Top Photo: Great blue heron.
Great blue herons (GBHs) are by far the most often observed heron in our wetlands. They, along with green herons, nest locally. Though green herons tend to move either to the coast or to the south after mid October, great blue herons may be seen at any time of the year. A thick layer of ice on the pond is the only deterrent to a great blue heron showing up.
Frogs, fish, in fact, any aquatic life as well as birds, and small mammals are what GBHs eat. If any of those things are available a GBH will consume them.
A curious behavior of GBHs is what I call the parabol stance. The bird stands upright, neck stretched out, with wings drooped to its sides and cupped, like a parabolic dish.
The heron faces directly into the sun as if to capture as much heat as possible. While in this stance, the bird invariably “pants,” its gular pouch vibrating rapidly (the white area below bill in photo). I’ve heard and seen photos of other species of heron taking the stance but have never witnessed it in person, except in GBH.
I believe the bird is attempting to rid itself of insect parasites who can not stand the heat and are therefore forced to move around through the bird’s feathers to avoid overheating, revealing themselves to the heron. The parasites are picked off during the subsequent preening following this behavior. The “panting” is a way of dissipating heat from the bird’s body acquired during the “stance.”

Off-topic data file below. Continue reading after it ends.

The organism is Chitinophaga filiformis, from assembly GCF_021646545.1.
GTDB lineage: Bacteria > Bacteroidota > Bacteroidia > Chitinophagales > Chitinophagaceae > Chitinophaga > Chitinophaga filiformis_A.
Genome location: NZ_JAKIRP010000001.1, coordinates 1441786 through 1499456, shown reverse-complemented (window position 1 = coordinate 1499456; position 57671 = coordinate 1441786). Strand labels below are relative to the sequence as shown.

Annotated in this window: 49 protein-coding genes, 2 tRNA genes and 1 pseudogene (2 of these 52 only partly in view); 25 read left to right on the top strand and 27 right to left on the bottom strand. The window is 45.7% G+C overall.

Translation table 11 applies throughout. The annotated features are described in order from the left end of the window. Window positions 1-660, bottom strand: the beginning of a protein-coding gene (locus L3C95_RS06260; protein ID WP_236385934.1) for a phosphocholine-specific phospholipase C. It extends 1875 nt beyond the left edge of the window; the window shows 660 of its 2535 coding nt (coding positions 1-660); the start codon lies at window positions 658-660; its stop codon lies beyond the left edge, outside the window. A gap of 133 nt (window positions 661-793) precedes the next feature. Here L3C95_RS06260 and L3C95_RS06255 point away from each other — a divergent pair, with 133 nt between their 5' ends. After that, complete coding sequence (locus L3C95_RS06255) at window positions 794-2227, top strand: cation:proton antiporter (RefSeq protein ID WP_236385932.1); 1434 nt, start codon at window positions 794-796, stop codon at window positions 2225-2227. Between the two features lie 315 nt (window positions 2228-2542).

Great egrets tend to visit during late summer or fall. Spring is the season with the fewest sightings. Though, any season is possible.
Green herons are typically with us from mid April till mid September. Occasionally one shows up during winter.
In April of 2017 a little blue heron dropped in to the wetlands. It was a young bird and hadn’t molted into its adult blue plumage. They’re white their first year of life.
It’s always a treat to see a night-heron here at the museum. I’ve only seen them in spring (April – June) and they have always been birds in immature plumage.
And, black-crowned night-heron.
And finally, a bird I have not seen in our wetlands, but one that could appear, tricolored heron. The one pictured was at Sandy Creek Park, about 6 miles southwest, as the heron flies, from the museum. There’s no reason a tricolored heron couldn’t pop up in the wetlands.